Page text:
My favorite meal as I got older was my grandmother’s famous teriyaki. The way that marinated flank steak smelled on the grill was nothing short of heavenly. I was so proud of my grandmother’s recipe that it was the first meal that I cooked for Heidi a girl I was dating.
All these memories paint a picture of who Julia Irene Thompson Sparks was. Over the last ten years the devastating disease of Alzheimer’s has robbed us of a complete picture of this women who is worthy of sainthood and robbed her of the joys, experiences and milestones of her family she loved so much.
She was unable to witness her only granddaughter graduate from college, get her first job, become a pet owner for the first time or grow into the responsible young women that she is. She missed her only grandson graduate from seminary, go on to marry that girl named Heidi, be ordained as a minister of Word and Sacrament in the Presbyterian Church (USA) and become a father. She was gone for the joyous occasion of watching her only daughter become what she loved being so much, a grandmother.
She missed milestones in the life of her friends, she couldn’t be there for celebrations with her Furman family, Alzheimer’s trapped this once sweet, gracious, competent and caring lady in a rigid, silent shell of her former self.
Today we celebrate our belief that Julia Irene Thompson Sparks has been made whole through resurrection of our Lord Jesus Christ.
This is not a wholeness that we can see, this is a wholeness that we trust, that we hope for. We trust that today, on the 60th anniversary of their wedding that George and Julia will once again be together side by side. We trust that Julia can now look down on her daughter and see the joy in her eyes as she showers her new granddaughter with love and affection. We trust that she is smiling upon us and saying thank you to her brothers and sisters who never left her side and to her extended Furman family who has not let her memory fade. We trust that Julia has broken free from the vicious trap of Alzheimer’s and is once again able to tend a garden, cook a meal, share a laugh with her beloved George and catch up with the ALL the loved ones that have gone before her. We give thanks for the truth that today my grandmother can rest.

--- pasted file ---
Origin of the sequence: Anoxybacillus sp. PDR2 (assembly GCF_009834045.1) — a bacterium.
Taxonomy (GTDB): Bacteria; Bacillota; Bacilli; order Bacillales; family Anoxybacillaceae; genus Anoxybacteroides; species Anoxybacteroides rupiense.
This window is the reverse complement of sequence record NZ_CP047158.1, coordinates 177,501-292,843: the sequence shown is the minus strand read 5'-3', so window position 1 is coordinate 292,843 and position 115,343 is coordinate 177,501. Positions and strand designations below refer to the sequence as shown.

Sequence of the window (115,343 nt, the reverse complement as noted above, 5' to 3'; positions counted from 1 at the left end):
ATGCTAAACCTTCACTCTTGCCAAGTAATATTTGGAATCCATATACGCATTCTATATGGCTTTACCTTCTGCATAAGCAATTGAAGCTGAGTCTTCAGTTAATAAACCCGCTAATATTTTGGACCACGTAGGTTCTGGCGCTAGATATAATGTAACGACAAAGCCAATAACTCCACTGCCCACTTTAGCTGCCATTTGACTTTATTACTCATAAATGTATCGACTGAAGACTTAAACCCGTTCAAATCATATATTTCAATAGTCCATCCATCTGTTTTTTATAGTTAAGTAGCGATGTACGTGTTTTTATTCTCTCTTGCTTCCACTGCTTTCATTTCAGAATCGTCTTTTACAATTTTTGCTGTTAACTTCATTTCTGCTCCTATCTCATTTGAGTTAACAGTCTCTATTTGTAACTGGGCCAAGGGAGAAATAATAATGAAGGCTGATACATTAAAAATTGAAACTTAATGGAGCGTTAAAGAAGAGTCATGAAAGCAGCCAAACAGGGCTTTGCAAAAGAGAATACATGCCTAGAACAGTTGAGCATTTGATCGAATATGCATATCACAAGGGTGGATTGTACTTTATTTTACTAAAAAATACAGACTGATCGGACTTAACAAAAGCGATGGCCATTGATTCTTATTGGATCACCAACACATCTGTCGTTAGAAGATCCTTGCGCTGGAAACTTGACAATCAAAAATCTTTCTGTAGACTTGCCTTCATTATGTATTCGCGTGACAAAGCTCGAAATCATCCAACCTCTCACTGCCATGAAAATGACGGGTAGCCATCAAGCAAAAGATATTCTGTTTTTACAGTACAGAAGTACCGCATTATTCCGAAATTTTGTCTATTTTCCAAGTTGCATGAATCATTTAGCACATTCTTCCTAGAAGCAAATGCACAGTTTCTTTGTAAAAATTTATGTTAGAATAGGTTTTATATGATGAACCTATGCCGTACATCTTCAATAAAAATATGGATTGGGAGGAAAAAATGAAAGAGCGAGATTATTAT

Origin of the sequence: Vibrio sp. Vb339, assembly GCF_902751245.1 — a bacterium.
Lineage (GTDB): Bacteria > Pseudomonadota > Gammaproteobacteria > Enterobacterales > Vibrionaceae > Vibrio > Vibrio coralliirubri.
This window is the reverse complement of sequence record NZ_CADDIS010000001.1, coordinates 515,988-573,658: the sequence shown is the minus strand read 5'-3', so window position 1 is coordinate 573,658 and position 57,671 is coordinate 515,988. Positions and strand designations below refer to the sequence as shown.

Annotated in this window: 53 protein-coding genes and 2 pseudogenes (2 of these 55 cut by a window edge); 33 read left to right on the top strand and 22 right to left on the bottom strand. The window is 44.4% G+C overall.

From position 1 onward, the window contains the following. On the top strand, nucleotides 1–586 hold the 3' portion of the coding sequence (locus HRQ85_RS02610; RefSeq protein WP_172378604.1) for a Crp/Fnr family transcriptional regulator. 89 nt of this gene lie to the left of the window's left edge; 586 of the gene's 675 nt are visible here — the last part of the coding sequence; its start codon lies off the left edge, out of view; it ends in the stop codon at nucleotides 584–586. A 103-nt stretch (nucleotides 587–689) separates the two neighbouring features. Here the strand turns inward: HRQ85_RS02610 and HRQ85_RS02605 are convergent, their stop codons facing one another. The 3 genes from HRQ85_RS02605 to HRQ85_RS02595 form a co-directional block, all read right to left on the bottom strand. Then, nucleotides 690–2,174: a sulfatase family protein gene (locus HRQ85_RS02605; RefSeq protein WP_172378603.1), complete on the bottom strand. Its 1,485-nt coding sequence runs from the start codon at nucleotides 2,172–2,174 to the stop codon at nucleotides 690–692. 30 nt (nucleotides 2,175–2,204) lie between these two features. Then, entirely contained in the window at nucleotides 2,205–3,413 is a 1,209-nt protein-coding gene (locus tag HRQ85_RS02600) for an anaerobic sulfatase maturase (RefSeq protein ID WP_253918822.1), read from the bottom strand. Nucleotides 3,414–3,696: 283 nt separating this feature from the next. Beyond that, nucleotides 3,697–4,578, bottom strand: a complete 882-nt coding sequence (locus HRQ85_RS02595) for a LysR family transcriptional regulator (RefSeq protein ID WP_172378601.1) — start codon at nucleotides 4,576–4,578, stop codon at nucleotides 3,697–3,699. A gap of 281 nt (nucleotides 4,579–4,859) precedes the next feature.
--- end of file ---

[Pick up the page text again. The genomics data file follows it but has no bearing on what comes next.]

We hope one day we ALL will join her, with all the saints of every time and place. Together we wait for that day with patience.
As we wait the Holy Spirit intercedes for us granting us glimpses into the love of God. We see the love of God through the eyes of a new born, we feel the love of God through the presence of so many gathered to celebrate the life of a women whose life was filled with blessings, we recognize the love of God through the merciful passing from this life to more life of Julia Irene Thompson Sparks.
As we wait, together, in this world that often seems anything but hopeful we continue to proclaim the resurrection of our Lord Jesus Christ. The Spirit of God guides our hope for things unseen. It is through that Spirit that we take comfort in the fact that nothing in life or in death can separate us from the love of God.
For I am convinced that neither Alzheimer’s, nor arthritis, nor old age, nor youth, nor aches and pains, nor financial burdens, nor cirrhosis, nor divorce, nor cancer, nor diabetes, nor disability, nor failing health, nor anything else in all creation can separate us from the love of God through Jesus Christ our Lord.